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What Can Be Done About 3 Gotchas in IE9 Beta


I just spent the past couple of days porting and debugging DeviantArt muro in Internet Explorer 9 beta.  Microsoft announced with much fanfare that they included support for <canvas> in IE9.  Unfortunately I took their word at face value and assumed that my existing HTML5 code would seamlessly start working once I changed X-UA-Compatible.  Alas, I instead stared in horror at my application that appeared to be possessed by some insane daemon.

I remember taking a C class when I was 14 years old, and the teacher went on about how great C was because it was portable.  I spent a week doing my first assignment on my PC in Turbo C++, and then showed up at the computer lab full of NeXT workstations the morning the assignment was due expecting it to just work.  One would think I would have learned from the ensuing traumatic experience, but here I am 20 years later still believing vendors when they say their implementations fit a standard.  In my defense, Chrome, Firefox, Opera, and Safari did an amazing job of coding to the HTML5 spec.  I don’t know why Microsoft couldn’t as well.

The following is a list of several IE9 gotchas that I ran into.  I am sure that there are more - this is only the result of kicking the tires.  It is also just the stuff that I ran into with DeviantArt muro, other applications will care more about other parts of the canvas feature set.


globalCompositeOperation

The Problem
IE ignores changes to context.globalCompositeOperation, always behaving like it is set to “source-over.”

Why This Matters
This is the biggest problem I have run into.  A canvas implementation without globalCompositeOperation is like having a salad bar with no lettuce.  There must be a million uses for globalCompositeOperation.  Set it to “destination-out” and you have an eraser.  You can use it to mask out shapes, or combine it with a pattern to create textured lines.  I would hope that Microsoft plans to implement it by the time they make a final release, to claim to have support for canvas without it would truly be an embarrassment.

Test Case

ctx.strokeStyle = 'rgba(255, 0, 0, 1)';                                                                                        
    ctx.lineWidth = 10;
    ctx.globalCompositeOperation = 'source-over';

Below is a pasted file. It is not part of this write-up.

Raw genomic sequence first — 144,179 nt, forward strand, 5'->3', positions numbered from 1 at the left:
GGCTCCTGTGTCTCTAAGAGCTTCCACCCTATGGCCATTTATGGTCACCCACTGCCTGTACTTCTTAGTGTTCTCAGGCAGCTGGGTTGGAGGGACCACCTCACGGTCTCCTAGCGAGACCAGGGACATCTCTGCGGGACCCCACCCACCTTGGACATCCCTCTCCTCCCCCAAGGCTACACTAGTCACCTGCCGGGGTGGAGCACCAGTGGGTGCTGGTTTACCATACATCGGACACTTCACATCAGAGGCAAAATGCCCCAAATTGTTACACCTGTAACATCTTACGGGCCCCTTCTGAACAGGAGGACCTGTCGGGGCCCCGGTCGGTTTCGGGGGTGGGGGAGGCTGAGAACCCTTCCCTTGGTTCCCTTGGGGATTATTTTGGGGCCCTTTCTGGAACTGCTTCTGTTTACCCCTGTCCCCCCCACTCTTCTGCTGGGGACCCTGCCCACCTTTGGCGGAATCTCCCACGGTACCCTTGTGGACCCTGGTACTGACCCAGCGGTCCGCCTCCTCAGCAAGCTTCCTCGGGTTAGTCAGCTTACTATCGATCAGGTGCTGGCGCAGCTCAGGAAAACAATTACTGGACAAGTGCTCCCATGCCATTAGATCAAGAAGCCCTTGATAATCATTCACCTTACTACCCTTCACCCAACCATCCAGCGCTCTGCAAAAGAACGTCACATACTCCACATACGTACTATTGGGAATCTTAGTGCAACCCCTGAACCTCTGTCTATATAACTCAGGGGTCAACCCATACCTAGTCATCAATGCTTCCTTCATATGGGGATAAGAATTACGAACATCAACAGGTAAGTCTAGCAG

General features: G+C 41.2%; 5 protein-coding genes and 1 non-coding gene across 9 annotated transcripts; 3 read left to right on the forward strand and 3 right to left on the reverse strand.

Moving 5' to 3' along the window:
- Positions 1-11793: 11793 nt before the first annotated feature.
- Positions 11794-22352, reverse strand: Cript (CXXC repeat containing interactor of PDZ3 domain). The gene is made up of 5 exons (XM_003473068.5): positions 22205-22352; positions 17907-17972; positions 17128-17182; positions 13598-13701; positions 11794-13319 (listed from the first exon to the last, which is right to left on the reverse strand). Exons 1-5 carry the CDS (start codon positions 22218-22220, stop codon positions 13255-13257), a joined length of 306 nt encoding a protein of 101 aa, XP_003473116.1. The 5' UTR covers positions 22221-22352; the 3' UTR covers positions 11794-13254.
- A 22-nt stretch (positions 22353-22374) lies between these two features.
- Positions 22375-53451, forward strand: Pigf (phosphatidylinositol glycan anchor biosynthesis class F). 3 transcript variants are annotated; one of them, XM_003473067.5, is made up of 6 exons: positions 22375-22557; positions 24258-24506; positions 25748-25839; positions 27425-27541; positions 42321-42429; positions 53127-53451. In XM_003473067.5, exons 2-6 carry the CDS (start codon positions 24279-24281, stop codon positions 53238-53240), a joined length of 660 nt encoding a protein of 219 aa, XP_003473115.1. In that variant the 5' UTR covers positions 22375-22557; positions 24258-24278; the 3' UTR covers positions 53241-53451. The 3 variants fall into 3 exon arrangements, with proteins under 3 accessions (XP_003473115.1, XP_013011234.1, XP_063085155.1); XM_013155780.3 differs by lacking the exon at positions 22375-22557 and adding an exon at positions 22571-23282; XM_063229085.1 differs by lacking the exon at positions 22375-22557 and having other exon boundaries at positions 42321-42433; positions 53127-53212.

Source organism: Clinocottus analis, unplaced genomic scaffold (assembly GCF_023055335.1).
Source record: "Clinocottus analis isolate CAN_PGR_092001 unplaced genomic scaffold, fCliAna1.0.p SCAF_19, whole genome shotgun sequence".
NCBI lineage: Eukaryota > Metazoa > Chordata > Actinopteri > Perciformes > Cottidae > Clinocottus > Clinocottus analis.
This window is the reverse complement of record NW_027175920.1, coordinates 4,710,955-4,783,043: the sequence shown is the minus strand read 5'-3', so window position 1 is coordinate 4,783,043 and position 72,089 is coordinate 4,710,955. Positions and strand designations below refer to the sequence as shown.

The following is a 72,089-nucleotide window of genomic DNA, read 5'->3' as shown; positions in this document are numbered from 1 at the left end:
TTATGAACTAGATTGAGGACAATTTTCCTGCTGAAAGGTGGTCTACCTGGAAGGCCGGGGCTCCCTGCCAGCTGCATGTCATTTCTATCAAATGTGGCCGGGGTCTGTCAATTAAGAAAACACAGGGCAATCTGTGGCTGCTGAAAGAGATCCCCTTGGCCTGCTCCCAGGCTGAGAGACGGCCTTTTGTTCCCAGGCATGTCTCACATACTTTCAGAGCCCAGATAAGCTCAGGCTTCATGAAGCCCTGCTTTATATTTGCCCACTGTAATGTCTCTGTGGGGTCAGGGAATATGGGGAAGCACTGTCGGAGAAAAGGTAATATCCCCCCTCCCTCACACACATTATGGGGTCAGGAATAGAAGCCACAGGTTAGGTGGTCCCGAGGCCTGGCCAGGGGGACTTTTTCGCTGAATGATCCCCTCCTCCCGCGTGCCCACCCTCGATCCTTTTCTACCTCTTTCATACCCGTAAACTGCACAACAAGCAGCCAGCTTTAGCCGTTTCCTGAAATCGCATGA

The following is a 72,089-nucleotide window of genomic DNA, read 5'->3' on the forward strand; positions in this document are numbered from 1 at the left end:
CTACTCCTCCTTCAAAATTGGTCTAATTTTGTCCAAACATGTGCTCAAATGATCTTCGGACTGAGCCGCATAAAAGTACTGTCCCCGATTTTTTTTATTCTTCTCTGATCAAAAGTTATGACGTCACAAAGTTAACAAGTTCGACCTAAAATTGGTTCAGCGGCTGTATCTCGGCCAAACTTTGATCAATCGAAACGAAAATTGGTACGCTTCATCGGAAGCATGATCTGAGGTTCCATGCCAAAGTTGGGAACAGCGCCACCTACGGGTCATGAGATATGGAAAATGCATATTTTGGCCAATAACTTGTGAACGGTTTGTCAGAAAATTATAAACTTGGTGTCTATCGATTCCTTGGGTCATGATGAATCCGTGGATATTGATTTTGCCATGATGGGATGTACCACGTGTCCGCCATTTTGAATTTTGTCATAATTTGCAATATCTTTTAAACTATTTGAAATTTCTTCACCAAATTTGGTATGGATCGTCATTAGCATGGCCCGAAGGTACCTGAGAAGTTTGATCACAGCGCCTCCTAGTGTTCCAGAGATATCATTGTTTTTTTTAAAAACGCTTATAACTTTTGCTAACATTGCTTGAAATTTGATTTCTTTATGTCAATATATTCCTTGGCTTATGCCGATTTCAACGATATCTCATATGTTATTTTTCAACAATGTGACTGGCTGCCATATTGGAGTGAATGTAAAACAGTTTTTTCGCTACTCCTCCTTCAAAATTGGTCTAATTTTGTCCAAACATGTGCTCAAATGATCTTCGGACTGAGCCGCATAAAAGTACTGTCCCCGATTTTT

ctx.beginPath();                                                                                                               
        ctx.moveTo(0, 0);
        ctx.lineTo(100, 100);
    ctx.stroke();                                                                                                                  
                                                                                                                                   
    ctx.strokeStyle = 'rgba(0, 255, 0, 1)';                                                                                        
    ctx.globalCompositeOperation = 'destination-out';      
                                                                             
    ctx.beginPath();                                                                                                               
        ctx.moveTo(0, 100);                                                                                                        
        ctx.lineTo(100, 0);
    ctx.stroke();



Workaround
There is not a good workaround for this.




Canvas Resizing

The Problem
When a canvas is resized by changing the style.width or style.height, IE9 clears the canvas and resets the context.  Note that style.width is not the same as the width attribute of the canvas.  Having <canvas width=”50” height=”50” style=”width: 100px; height:100px”></canvas> would be equivalent to having a 50x50 pixel image that you stretch to 100x100px in a browser.  All browsers reset the canvas when you change the width or height attribute, but only IE resets the canvas when style.width or style.height is changed.